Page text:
(Quebec City Convention) CUPE members wrapped up their national convention in Quebec City this morning, vowing to fight governments that threaten to cut public services and sell them off to multinational corporations. Two provinces were repeatedly singled out by delegates:
- British Columbia, where Gordon Campbells Liberals are privatizing hospitals and health care services
- Quebec, where Jean Charests Liberals are reversing progressive labour laws
Charest and Campbell are proving that Liberals can be just as cruel as Conservatives when it comes to eliminating the services that Canadians value most, said Paul Moist, the new National President of the Canadian Union of Public Employees. But CUPE members have established a plan of action, and we wont stop until every public service in every province and territory is protected.
Two thousand delegates, representing 535,000 members across the country, set two main objectives for the next two years: building their clout at the bargaining table and stepping up the fight against privatization.
On the bargaining front, CUPE members have pledged to form stronger solidarity pacts within every sector and province. That way, when one group of CUPE members is attacked such as in a strike or lock-out others will automatically show their support. Delegates also voted to turn up the heat on privatizers by agreeing to develop a labour movement-wide strategy against public-private partnerships (P3s). CUPE is promising to resist all deals that allow the private sector to earn profits from public money, as well as all pension fund investments that help P3s.
To put the unions money where its mouth is, CUPE delegates also voted to strengthen the unions national strike fund, so that it has enough capital to fight concessions, improve wages and stop privatization.
No government in Canada has been given a mandate from voters to privatize valuable public services like health care, said Claude Gnreux, CUPEs National Secretary-Treasurer, who was re-elected for a second term this week. We will scrutinize every government that sells off their services to wealthy private interest groups and hold them accountable, just like we did in this months election in Ontario.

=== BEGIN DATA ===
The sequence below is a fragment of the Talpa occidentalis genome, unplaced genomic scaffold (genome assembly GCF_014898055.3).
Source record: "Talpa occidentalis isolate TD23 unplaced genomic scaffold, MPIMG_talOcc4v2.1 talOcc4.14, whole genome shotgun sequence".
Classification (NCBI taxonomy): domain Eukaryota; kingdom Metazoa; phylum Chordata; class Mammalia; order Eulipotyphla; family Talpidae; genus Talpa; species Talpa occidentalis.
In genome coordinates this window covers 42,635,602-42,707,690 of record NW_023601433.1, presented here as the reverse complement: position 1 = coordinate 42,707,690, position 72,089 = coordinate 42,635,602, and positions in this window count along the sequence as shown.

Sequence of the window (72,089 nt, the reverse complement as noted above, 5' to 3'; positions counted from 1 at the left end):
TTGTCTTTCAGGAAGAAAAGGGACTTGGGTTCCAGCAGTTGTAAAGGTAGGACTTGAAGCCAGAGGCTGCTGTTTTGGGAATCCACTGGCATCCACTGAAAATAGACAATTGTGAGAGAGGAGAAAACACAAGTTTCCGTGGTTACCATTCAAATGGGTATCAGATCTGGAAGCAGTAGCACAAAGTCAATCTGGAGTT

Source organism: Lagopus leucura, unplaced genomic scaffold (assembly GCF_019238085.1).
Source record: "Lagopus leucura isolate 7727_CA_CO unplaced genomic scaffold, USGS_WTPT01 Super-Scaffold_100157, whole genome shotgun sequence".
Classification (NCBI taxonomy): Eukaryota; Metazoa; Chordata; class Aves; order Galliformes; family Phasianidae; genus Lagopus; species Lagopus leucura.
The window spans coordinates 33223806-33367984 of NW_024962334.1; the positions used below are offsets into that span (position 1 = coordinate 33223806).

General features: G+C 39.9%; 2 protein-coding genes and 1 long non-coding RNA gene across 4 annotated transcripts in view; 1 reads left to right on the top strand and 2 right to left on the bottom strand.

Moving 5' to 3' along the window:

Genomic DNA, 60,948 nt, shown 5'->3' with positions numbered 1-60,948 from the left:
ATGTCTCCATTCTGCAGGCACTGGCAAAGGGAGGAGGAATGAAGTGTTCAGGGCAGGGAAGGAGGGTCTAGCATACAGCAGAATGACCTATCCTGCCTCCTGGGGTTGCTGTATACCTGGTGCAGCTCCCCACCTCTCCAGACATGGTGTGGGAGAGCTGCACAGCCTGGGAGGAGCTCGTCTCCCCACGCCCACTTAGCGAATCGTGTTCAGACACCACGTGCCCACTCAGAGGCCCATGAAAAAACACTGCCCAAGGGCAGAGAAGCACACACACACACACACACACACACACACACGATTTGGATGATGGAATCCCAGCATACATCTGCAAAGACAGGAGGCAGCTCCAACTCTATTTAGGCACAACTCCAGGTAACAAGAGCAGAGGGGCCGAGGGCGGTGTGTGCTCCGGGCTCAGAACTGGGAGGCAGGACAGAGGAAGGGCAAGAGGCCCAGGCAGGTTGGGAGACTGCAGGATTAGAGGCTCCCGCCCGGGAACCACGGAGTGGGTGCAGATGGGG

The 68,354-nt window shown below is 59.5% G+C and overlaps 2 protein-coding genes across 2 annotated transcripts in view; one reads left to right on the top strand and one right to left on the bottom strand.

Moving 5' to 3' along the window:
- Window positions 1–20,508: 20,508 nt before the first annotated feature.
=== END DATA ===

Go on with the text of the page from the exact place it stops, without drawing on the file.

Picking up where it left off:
It was a busy week for delegates. They elected Moist, a long time CUPE leader from Manitoba and re-elected Gnreux, past president of CUPE Quebec. As well, delegates voted overwhelmingly to support same-sex marriage, reject the First Nations Governance Act and stop the violence in the Middle East through immediate implementation of United Nations resolutions.
CUPE has once again proven that it is not only Canadas largest union, it is also Canadas most progressive, said Moist. Im proud that our members continually give their time, support and money to causes that support global justice. To that end, delegates approved a motion to raise $1 from every member for the Stephen Lewis Foundation, a new charity that raises money for the millions of people living with HIV/AIDS in Africa. Lewis was one of the keynote speakers at the convention, and brought delegates to their feet when he pounded his fist on the podium and asked why tens of billions of dollars could be found to fight the war on Iraq while millions of people are being neglected in other parts of the world.
Delegates also passed an emergency resolution that denounces the leadership of the Industrial, Wood and Allied Workers Union (IWA) for undercutting wages and benefits for hospital workers in British Columbia. The debate about the IWAs tactics was one of the most emotional of the week, as health care workers stood at the convention podiums and tearfully told delegates how much their CUPE jobs mean to them.
Most delegates wont have much time to rest before they get on with the business of resisting corporate-friendly politicians. Within the next ten days, there are very important elections in Canada: the provincial election in Saskatchewan and the municipal elections in Ontario, including the race for mayor of Toronto which is pitting public sector supporter David Miller against the career privateer John Tory. And CUPE members in Newfoundland and Labrador will be watching closely as the new Conservative premier, Danny Williams, is sworn in next week. The message for Williams will be the same as the message for all other premiers who have flirted with P3s Not a penny for profit!
For more information:
Kaj Hasselriis, CUPE Communications, 613-798-6925